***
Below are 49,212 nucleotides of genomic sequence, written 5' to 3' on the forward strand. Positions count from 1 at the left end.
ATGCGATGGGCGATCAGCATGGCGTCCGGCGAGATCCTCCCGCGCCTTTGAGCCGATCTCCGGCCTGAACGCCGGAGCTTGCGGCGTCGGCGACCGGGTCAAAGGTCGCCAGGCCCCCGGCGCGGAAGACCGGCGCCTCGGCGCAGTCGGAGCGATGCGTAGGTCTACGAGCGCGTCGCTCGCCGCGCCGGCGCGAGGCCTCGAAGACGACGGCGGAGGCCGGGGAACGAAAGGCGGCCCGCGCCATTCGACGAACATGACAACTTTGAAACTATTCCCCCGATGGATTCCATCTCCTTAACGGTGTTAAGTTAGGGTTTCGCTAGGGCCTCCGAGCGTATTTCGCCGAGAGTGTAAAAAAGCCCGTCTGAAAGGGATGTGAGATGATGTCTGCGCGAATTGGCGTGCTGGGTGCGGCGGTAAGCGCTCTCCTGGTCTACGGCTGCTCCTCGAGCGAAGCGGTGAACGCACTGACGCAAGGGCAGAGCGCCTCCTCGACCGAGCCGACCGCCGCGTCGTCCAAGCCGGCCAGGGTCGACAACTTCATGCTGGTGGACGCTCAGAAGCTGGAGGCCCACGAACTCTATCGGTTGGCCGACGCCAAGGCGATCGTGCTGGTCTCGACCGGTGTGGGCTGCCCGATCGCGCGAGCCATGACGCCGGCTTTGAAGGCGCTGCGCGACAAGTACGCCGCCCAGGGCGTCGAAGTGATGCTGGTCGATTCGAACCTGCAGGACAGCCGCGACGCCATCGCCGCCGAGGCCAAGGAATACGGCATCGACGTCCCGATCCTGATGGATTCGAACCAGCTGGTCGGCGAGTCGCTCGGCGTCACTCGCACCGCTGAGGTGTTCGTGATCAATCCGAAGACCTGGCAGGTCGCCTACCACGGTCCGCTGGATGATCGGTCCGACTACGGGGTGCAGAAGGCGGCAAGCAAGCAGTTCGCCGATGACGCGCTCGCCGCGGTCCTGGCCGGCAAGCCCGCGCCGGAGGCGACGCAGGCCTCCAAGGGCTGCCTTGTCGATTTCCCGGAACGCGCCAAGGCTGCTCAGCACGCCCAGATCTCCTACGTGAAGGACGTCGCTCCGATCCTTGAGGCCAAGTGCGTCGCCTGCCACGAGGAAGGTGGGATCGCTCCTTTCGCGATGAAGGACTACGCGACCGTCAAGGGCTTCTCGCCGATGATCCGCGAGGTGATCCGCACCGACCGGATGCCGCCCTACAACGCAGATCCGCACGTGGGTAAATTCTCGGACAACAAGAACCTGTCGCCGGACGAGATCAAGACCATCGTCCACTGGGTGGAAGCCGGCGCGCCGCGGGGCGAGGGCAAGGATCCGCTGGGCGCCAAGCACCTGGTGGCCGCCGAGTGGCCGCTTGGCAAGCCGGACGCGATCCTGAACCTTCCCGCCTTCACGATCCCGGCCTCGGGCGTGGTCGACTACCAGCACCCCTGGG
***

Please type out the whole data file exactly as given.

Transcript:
Below are 49,212 nucleotides of genomic sequence, written 5' to 3' on the forward strand. Positions count from 1 at the left end.
ATGCGATGGGCGATCAGCATGGCGTCCGGCGAGATCCTCCCGCGCCTTTGAGCCGATCTCCGGCCTGAACGCCGGAGCTTGCGGCGTCGGCGACCGGGTCAAAGGTCGCCAGGCCCCCGGCGCGGAAGACCGGCGCCTCGGCGCAGTCGGAGCGATGCGTAGGTCTACGAGCGCGTCGCTCGCCGCGCCGGCGCGAGGCCTCGAAGACGACGGCGGAGGCCGGGGAACGAAAGGCGGCCCGCGCCATTCGACGAACATGACAACTTTGAAACTATTCCCCCGATGGATTCCATCTCCTTAACGGTGTTAAGTTAGGGTTTCGCTAGGGCCTCCGAGCGTATTTCGCCGAGAGTGTAAAAAAGCCCGTCTGAAAGGGATGTGAGATGATGTCTGCGCGAATTGGCGTGCTGGGTGCGGCGGTAAGCGCTCTCCTGGTCTACGGCTGCTCCTCGAGCGAAGCGGTGAACGCACTGACGCAAGGGCAGAGCGCCTCCTCGACCGAGCCGACCGCCGCGTCGTCCAAGCCGGCCAGGGTCGACAACTTCATGCTGGTGGACGCTCAGAAGCTGGAGGCCCACGAACTCTATCGGTTGGCCGACGCCAAGGCGATCGTGCTGGTCTCGACCGGTGTGGGCTGCCCGATCGCGCGAGCCATGACGCCGGCTTTGAAGGCGCTGCGCGACAAGTACGCCGCCCAGGGCGTCGAAGTGATGCTGGTCGATTCGAACCTGCAGGACAGCCGCGACGCCATCGCCGCCGAGGCCAAGGAATACGGCATCGACGTCCCGATCCTGATGGATTCGAACCAGCTGGTCGGCGAGTCGCTCGGCGTCACTCGCACCGCTGAGGTGTTCGTGATCAATCCGAAGACCTGGCAGGTCGCCTACCACGGTCCGCTGGATGATCGGTCCGACTACGGGGTGCAGAAGGCGGCAAGCAAGCAGTTCGCCGATGACGCGCTCGCCGCGGTCCTGGCCGGCAAGCCCGCGCCGGAGGCGACGCAGGCCTCCAAGGGCTGCCTTGTCGATTTCCCGGAACGCGCCAAGGCTGCTCAGCACGCCCAGATCTCCTACGTGAAGGACGTCGCTCCGATCCTTGAGGCCAAGTGCGTCGCCTGCCACGAGGAAGGTGGGATCGCTCCTTTCGCGATGAAGGACTACGCGACCGTCAAGGGCTTCTCGCCGATGATCCGCGAGGTGATCCGCACCGACCGGATGCCGCCCTACAACGCAGATCCGCACGTGGGTAAATTCTCGGACAACAAGAACCTGTCGCCGGACGAGATCAAGACCATCGTCCACTGGGTGGAAGCCGGCGCGCCGCGGGGCGAGGGCAAGGATCCGCTGGGCGCCAAGCACCTGGTGGCCGCCGAGTGGCCGCTTGGCAAGCCGGACGCGATCCTGAACCTTCCCGCCTTCACGATCCCGGCCTCGGGCGTGGTCGACTACCAGCACCCCTGGG